From Bioproducts Update
Ethanol produced in the United States has been the most economically competitive motor fuel in the world over the past four years and has played an important role in reducing consumer fuel costs, according to a new analysis released today by the Renewable Fuels Association.
The analysis, conducted by ABF Economics, examined actual wholesale prices paid for ethanol, gasoline, and alternative octane sources in several key U.S. and world markets in the 2010–2013 timeframe. Based on the market data, the report concludes that “…U.S.-produced ethanol is an exceptionally competitive additive and fuel source…” and that “…U.S. ethanol has emerged as the lowest cost transportation fuel and octane source in the world over the past several years.”
Commenting on the analysis, RFA President and CEO Bob Dinneen said, “As proven by the recent boom in exports, American-made ethanol has evolved into the most cost competitive transportation fuel and octane source in the world. Through rapid technology adoption and innovation, U.S. producers have proudly earned the distinction of being the global leader and low-cost producer of clean-burning, renewable ethanol.”
“Despite the fact that ethanol offers greater consumer choice at a lower cost, entrenched petroleum companies continue to erect barriers that deny access to larger volumes of renewable fuels,” Dinneen continued. “In a truly free market, consumers would always choose a fuel that is produced domestically, is better for the environment and climate, and costs much less than gasoline. Unfortunately, free markets only exist in text books, underscoring the need for monopoly-breaking policies like the renewable fuel standard (RFS).”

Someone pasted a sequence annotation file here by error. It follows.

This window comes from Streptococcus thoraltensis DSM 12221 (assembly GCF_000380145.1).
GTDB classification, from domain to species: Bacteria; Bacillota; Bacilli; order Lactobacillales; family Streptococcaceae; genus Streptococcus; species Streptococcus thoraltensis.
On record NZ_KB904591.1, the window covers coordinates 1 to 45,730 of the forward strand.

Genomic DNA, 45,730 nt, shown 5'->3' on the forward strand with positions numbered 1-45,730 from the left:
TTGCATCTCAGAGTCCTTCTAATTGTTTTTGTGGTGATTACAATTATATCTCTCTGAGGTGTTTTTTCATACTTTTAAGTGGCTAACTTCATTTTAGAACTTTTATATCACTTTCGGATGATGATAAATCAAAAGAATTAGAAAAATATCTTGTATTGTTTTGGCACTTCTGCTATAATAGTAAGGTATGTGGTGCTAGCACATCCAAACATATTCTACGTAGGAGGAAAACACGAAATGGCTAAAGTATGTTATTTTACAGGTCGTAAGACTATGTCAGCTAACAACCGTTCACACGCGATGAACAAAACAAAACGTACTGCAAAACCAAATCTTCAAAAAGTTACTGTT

The ABF Economics study found that even after accounting for transportation costs to the reference markets of Los Angeles, Chicago, and New York, “The ‘spread’ between ethanol and RBOB [gasoline] has averaged 30 to 40 cents per gallon over the past four years in these three key markets, and the difference averaged more than 60 cents per gallon in 2012.”
As a result of this cost differential, “…ethanol blended with RBOB to produce reformulated gasoline at a 10 percent (E10) blend has reduced the cost of motor fuel to consumers.” Importantly, the author notes that ethanol’s impact on gas prices goes far beyond the wholesale price spread: “This does not include the additional downward impact ethanol has on gasoline prices as a result of extending supplies and reducing demand for crude oil.”
U.S. ethanol isn’t just outcompeting gasoline on price—it is also outperforming ethanol from other key exporting countries, like Brazil. According to the report, “…even with depreciation of the real, U.S. ethanol has been more cost competitive than Brazilian ethanol in key U.S. and world markets over the past several years.” This has particular relevance in the California market, according to the study, because that state’s fuel policies strongly compel fuel suppliers to import Brazilian ethanol in lieu of U.S. ethanol. “Use of Brazilian ethanol in place of U.S. ethanol theoretically raised the price of E10 for California consumers by 8 cents per gallon over the past four years,” the study found.
In closing, the study indicates that the competitiveness of U.S. ethanol will only improve in the future: “This competitive advantage is expected to increase further, as U.S. ethanol and feedstock producers adopt new technologies and crude oil prices continue to trend higher.”
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